One speech he gave in Ramallah, the acknowledged seat of government of the Palestinian Authority, where he gave a joint press conference with Mahmoud Abbas, the acting leader of the PA.  The other he gave in Jerusalem, not at the seat of Israel’s government, and not directed to Israel’s elected leaders.

 

At the Jerusalem speech the U.S. president spoke directly to the citizenry of Israel, mostly university students – minus those, such as students at a newly credentialed Israeli university located in Ariel – which is situated beyond the “green line” and, apparently, for Obama is beyond the Pale, ironic given the large number of Arabs who are students at that university.

 

The speeches revealed little that is new: Obama believes there should be two states on the land, one, the Jewish homeland, Israel, and the other, a new one for Arab Palestinians, called Palestine.  He criticized Hezbollah and Hamas as terrorist entities, praised what he said was the Palestinian Authority’s transparency, institution-building and security services, and lauded Israeli ingenuity. “Only in Israel could you see the Dead Sea Scrolls and the place where the technology on board the Mars Rover originated,” Obama told the audience in Jerusalem.

 

But there were clear indications of what Obama believes, and what he wants to have happen between Israel and the Arab Palestinians. He believes that the Arab Palestinians, like all “oppressed” people, are yearning for freedom which, when granted, will quell their hatred for their oppressors.  He certainly sees their plight as akin to that of African Americans before the passage of the 13th Amendment to the U.S. Constitution, abolishing slavery. And he links the idea of slavery and second status-hood of African Americans with Arab Palestinians.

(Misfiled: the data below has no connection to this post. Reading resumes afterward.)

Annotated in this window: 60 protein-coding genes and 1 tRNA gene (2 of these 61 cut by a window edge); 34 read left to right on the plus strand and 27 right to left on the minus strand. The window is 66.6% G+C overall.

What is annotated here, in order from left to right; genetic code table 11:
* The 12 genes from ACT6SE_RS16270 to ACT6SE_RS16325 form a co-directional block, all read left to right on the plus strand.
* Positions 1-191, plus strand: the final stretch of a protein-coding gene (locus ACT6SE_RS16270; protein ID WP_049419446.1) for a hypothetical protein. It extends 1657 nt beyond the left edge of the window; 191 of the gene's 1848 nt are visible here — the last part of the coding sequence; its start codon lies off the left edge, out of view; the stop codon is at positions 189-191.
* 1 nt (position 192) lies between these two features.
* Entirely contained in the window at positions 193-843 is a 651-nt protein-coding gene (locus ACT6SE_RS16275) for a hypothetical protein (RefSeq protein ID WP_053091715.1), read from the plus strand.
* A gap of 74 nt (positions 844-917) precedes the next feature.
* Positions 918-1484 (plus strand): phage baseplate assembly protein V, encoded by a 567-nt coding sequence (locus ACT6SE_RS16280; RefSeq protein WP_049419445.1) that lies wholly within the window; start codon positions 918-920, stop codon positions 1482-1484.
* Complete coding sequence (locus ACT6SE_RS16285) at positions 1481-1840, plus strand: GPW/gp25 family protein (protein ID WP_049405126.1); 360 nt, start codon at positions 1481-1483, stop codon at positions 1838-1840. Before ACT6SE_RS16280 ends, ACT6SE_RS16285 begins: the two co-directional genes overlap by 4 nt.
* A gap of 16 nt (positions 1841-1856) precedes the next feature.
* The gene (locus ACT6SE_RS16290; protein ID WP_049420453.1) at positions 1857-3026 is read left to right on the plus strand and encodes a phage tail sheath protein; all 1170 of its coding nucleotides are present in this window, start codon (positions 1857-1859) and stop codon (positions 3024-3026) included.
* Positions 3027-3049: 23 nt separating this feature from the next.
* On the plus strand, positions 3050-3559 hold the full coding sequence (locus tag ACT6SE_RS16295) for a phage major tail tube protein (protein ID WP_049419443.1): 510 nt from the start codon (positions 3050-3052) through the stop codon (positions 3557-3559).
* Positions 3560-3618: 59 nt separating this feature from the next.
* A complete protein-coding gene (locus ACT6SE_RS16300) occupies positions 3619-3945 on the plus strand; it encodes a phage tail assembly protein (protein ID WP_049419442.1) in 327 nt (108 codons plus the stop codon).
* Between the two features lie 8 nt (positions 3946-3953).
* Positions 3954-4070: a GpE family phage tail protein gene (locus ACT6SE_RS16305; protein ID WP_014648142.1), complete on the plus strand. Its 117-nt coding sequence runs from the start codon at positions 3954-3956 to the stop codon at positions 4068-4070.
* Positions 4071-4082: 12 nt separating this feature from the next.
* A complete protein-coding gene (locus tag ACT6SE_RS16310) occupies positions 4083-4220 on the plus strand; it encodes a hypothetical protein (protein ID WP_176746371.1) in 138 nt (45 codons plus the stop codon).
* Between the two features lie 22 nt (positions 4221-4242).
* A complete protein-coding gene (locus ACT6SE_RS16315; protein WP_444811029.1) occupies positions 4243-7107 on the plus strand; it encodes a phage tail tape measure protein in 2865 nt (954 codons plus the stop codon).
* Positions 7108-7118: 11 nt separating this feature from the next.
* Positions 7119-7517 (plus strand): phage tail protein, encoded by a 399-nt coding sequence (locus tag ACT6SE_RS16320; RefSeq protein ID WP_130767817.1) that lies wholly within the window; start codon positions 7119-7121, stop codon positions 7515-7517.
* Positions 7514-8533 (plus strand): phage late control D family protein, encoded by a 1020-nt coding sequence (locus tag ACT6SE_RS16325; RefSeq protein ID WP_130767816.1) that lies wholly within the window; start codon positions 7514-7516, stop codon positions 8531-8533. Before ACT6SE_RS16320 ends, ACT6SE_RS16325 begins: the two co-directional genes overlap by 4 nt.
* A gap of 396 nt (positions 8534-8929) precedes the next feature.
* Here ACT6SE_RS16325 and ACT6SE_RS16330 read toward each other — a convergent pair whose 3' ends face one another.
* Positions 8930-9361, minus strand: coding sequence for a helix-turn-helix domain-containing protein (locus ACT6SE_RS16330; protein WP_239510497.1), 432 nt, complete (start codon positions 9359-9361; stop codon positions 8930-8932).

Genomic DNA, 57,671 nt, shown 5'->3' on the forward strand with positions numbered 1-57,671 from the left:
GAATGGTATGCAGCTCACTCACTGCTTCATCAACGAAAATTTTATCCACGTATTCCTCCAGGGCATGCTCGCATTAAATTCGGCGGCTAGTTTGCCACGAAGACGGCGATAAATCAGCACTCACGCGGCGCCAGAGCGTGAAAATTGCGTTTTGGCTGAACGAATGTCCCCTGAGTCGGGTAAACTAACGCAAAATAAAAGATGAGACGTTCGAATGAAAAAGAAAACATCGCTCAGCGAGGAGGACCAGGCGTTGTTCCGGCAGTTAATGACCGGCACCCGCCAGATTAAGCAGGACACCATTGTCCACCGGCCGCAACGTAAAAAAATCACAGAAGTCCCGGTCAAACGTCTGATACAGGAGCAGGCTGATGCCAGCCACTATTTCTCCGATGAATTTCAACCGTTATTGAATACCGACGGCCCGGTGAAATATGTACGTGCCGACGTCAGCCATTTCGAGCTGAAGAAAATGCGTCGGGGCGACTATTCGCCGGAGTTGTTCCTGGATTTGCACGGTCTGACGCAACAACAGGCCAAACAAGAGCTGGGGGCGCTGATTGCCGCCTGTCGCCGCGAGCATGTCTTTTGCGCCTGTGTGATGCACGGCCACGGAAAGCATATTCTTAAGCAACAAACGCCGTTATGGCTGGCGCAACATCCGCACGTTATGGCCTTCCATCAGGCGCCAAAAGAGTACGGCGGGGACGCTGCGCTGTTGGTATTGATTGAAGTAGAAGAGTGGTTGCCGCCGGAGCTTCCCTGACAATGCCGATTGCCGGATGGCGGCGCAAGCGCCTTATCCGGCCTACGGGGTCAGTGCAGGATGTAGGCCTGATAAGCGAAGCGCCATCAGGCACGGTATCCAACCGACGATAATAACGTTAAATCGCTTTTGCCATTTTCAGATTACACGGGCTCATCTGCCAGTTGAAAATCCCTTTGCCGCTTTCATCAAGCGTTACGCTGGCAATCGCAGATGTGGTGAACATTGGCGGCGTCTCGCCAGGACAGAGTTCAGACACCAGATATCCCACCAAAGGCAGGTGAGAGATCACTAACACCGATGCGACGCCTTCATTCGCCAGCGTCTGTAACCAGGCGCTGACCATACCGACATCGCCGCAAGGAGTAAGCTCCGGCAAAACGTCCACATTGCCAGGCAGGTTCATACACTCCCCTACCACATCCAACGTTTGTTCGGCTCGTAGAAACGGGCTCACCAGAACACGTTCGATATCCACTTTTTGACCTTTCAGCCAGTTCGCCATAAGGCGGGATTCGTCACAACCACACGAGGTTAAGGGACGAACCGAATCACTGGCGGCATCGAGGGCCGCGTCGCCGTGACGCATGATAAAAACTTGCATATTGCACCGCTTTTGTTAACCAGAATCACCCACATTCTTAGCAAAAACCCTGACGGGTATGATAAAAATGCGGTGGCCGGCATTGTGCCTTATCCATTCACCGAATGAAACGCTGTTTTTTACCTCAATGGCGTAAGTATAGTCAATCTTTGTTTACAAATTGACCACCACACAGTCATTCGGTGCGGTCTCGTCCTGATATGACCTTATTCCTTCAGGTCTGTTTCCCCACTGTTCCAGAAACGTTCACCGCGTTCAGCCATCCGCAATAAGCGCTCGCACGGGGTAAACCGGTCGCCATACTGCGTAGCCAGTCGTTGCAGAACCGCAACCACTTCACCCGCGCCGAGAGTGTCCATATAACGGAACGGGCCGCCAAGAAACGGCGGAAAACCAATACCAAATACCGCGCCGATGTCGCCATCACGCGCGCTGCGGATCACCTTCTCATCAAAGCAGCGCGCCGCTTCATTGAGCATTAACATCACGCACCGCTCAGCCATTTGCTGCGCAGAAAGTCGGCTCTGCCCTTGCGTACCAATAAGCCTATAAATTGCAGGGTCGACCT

And those of us in the United States understand that change takes time but it is also possible, because there was a time when my daughters could not expect to have the same opportunities in their own country as somebody else’s daughters.

 

Obama talked about the Jewish people who were slaves in Egypt, and who had suffered pogroms and genocide and their freedom, expressed in Zionism. “The idea that people deserve to be free in a land of their own,” Obama said, and that once the Jews achieved that, they should know that “responsibility does not end when you reach the promised land, it only begins.”  Suggesting, not too subtly, that it is the responsibility of Israelis to enable Arab Palestinians to enjoy their freedom in their own homeland.